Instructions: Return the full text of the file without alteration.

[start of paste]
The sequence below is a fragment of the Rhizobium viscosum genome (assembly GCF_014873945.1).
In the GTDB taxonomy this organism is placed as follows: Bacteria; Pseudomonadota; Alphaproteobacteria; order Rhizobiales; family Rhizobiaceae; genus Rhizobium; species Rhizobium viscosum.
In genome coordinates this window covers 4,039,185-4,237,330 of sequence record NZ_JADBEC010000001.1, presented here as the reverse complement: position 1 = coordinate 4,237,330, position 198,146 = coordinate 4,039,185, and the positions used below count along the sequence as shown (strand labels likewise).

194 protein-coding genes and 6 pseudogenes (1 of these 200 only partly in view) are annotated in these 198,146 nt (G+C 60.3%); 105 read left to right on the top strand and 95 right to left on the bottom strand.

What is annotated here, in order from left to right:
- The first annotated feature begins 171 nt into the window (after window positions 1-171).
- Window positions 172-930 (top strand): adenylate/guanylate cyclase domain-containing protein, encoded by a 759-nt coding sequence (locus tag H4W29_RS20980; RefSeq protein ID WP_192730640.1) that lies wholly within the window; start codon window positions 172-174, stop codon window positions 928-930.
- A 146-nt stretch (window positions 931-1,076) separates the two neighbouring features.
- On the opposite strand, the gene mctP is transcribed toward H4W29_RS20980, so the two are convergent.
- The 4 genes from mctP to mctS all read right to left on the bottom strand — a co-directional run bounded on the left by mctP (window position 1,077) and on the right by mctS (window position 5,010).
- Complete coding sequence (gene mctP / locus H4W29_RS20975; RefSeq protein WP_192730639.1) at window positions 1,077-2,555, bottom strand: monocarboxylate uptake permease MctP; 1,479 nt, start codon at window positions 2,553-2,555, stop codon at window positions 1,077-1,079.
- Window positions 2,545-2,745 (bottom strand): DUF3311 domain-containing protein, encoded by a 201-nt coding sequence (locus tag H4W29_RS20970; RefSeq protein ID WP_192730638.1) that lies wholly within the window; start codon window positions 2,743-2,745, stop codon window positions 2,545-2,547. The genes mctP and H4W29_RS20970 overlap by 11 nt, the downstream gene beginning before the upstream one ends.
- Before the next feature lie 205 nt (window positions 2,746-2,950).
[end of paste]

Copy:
The sequence below is a fragment of the Rhizobium viscosum genome (assembly GCF_014873945.1).
In the GTDB taxonomy this organism is placed as follows: Bacteria; Pseudomonadota; Alphaproteobacteria; order Rhizobiales; family Rhizobiaceae; genus Rhizobium; species Rhizobium viscosum.
In genome coordinates this window covers 4,039,185-4,237,330 of sequence record NZ_JADBEC010000001.1, presented here as the reverse complement: position 1 = coordinate 4,237,330, position 198,146 = coordinate 4,039,185, and the positions used below count along the sequence as shown (strand labels likewise).

194 protein-coding genes and 6 pseudogenes (1 of these 200 only partly in view) are annotated in these 198,146 nt (G+C 60.3%); 105 read left to right on the top strand and 95 right to left on the bottom strand.

What is annotated here, in order from left to right:
- The first annotated feature begins 171 nt into the window (after window positions 1-171).
- Window positions 172-930 (top strand): adenylate/guanylate cyclase domain-containing protein, encoded by a 759-nt coding sequence (locus tag H4W29_RS20980; RefSeq protein ID WP_192730640.1) that lies wholly within the window; start codon window positions 172-174, stop codon window positions 928-930.
- A 146-nt stretch (window positions 931-1,076) separates the two neighbouring features.
- On the opposite strand, the gene mctP is transcribed toward H4W29_RS20980, so the two are convergent.
- The 4 genes from mctP to mctS all read right to left on the bottom strand — a co-directional run bounded on the left by mctP (window position 1,077) and on the right by mctS (window position 5,010).
- Complete coding sequence (gene mctP / locus H4W29_RS20975; RefSeq protein WP_192730639.1) at window positions 1,077-2,555, bottom strand: monocarboxylate uptake permease MctP; 1,479 nt, start codon at window positions 2,553-2,555, stop codon at window positions 1,077-1,079.
- Window positions 2,545-2,745 (bottom strand): DUF3311 domain-containing protein, encoded by a 201-nt coding sequence (locus tag H4W29_RS20970; RefSeq protein ID WP_192730638.1) that lies wholly within the window; start codon window positions 2,743-2,745, stop codon window positions 2,545-2,547. The genes mctP and H4W29_RS20970 overlap by 11 nt, the downstream gene beginning before the upstream one ends.
- Before the next feature lie 205 nt (window positions 2,746-2,950).